Thursday, December 30, 2010

Just a quick heads-up!

Data Privacy Day 2011 is January 28th – Mark Your Calendars!

December 29, 2010 by Dissent

Whether you call it Data Privacy Day in the U.S., or European Privacy & Data Protection Day, mark your calendars for January 28, 2011!

Here are some privacy-related events going on that week. Most are free; but a $ symbol indicates that there’s a registration fee.

[Here's the one we can walk to...

The Privacy Foundation (Sturm College of Law, U. of Denver): World Privacy Lunch

Details to be Announced

Another case of “We make it so convenient, anyone can get your money!” After all, how can you prove it wasn't you?

ID thieves zero in on home equity lines of credit

December 29, 2010 by admin

Dan Browning reports:

Burnsville resident Mike Calcutt says he was stunned last March when he learned that someone had run up nearly $90,000 in unauthorized charges on his home equity line of credit account at Affinity Plus Federal Credit Union.

His shock turned to anger when the credit union informed him that he’d have to repay the money.


Turns out, Affinity Plus let someone set up telephonic banking privileges on his account, Calcutt said. Then someone executed a series of nine transfers — each just below $10,000 — from his credit line to his savings account. And finally, someone got the credit union to wire the money to a drop account in Boston, from which it has disappeared.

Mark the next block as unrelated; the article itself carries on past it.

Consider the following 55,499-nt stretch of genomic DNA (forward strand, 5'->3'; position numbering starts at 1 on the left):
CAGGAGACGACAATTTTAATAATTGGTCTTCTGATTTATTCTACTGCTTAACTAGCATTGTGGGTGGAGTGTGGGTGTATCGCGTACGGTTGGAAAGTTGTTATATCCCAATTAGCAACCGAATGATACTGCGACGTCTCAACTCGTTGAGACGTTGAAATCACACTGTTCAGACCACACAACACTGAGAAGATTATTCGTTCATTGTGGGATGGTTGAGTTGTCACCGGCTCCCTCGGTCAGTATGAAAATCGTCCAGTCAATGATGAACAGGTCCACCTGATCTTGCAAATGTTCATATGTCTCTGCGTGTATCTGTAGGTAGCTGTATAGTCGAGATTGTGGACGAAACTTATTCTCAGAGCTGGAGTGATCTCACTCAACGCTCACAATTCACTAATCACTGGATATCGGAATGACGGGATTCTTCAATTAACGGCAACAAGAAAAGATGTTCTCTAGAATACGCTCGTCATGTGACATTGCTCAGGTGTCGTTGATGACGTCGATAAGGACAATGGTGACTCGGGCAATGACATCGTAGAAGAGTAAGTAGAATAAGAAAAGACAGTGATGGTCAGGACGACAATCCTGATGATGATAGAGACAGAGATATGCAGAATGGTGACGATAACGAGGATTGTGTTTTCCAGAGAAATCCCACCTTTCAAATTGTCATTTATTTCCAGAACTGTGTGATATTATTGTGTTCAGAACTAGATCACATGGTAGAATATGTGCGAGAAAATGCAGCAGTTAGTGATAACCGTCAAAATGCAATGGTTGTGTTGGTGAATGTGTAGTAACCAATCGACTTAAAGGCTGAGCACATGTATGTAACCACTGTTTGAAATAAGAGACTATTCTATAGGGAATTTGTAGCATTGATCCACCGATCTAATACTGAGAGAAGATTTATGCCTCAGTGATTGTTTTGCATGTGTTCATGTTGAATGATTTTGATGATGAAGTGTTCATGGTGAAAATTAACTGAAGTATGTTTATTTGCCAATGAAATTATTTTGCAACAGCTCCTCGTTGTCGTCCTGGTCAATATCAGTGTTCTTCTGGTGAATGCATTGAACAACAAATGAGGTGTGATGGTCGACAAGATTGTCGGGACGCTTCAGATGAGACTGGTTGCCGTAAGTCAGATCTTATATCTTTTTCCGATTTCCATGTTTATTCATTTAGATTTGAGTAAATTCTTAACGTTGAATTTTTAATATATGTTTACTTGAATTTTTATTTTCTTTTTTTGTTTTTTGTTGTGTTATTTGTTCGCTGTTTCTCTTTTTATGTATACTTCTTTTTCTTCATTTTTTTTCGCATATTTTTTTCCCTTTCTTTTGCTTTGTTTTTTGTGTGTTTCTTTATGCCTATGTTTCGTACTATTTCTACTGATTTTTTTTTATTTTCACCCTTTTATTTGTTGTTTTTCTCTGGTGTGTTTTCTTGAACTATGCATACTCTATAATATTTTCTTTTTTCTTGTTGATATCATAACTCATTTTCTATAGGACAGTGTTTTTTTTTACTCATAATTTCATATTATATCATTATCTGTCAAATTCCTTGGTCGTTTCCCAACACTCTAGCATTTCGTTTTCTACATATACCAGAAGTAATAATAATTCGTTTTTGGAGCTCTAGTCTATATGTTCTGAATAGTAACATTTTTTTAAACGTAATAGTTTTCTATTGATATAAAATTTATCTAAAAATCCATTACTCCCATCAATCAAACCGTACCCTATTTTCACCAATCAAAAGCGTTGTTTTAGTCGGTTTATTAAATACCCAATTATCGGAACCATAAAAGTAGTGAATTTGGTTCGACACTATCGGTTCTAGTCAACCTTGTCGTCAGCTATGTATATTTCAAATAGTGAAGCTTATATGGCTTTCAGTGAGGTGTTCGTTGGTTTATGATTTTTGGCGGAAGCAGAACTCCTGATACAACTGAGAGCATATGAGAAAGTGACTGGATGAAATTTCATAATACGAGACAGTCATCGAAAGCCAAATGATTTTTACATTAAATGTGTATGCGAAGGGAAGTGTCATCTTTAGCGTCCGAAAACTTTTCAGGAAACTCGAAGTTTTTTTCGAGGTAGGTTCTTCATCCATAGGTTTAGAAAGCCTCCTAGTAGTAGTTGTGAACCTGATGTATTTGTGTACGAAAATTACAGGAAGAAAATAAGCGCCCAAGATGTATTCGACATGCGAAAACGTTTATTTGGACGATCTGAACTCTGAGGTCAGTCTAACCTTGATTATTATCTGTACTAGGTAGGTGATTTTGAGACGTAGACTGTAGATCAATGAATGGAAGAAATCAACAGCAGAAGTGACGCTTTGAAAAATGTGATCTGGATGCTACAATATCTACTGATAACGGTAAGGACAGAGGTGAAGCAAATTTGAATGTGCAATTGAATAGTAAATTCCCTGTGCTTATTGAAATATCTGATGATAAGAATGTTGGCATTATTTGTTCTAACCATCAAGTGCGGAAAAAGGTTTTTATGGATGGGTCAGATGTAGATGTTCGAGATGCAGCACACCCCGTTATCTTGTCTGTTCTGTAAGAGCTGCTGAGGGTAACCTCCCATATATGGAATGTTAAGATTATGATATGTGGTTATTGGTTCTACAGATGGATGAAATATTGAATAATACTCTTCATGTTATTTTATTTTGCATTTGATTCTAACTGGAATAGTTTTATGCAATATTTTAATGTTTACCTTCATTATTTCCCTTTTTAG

Read more in the Star Tribune, where Browning also reports on other similar cases.

Related: Complaint in Calcutt v. Affinity Plus

For my Ethical Hackers...

At what point do companies (and governments) go beyond ignorance?

Unsmart Investments in Smartcards

Let this be a lesson for companies implementing smartcard systems: If you don’t want people creating money from nothing, pay attention to the security research before investing.

… Taipei’s EasyCard system has been in place since 2001, largely as a means of paying for the subway, bus, taxis and parking. It has also been widely known to use a smartcard system called MIFARE Classic, produced by NXP Semiconductors, the security of which was publicly demonstrated to be broken by CCC members at their annual congress three years ago.

This break is no secret. It was publicized at the time, is noted on Wikipedia, and the issue was noted by NXP itself on its Web site, which today says the MIFARE Classic offers “basic levels of data security.”

… Welte knew the MIFARE system was weak. That isn’t necessarily a problem — if, say, someone tries to hack a $50 dollar card to read $500, but there’s a backend server verification check that says this card is only supposed to have $50, the problem is more or less solved.

… The city government and EasyCard know about the problem, he said. Taiwanese researchers have tried to warn them, and the research is publicly available online. The problem is companies trying to rely on “security through obscurity” — using proprietary but unsafe encryption — and trying to save money by not investing in solid security.

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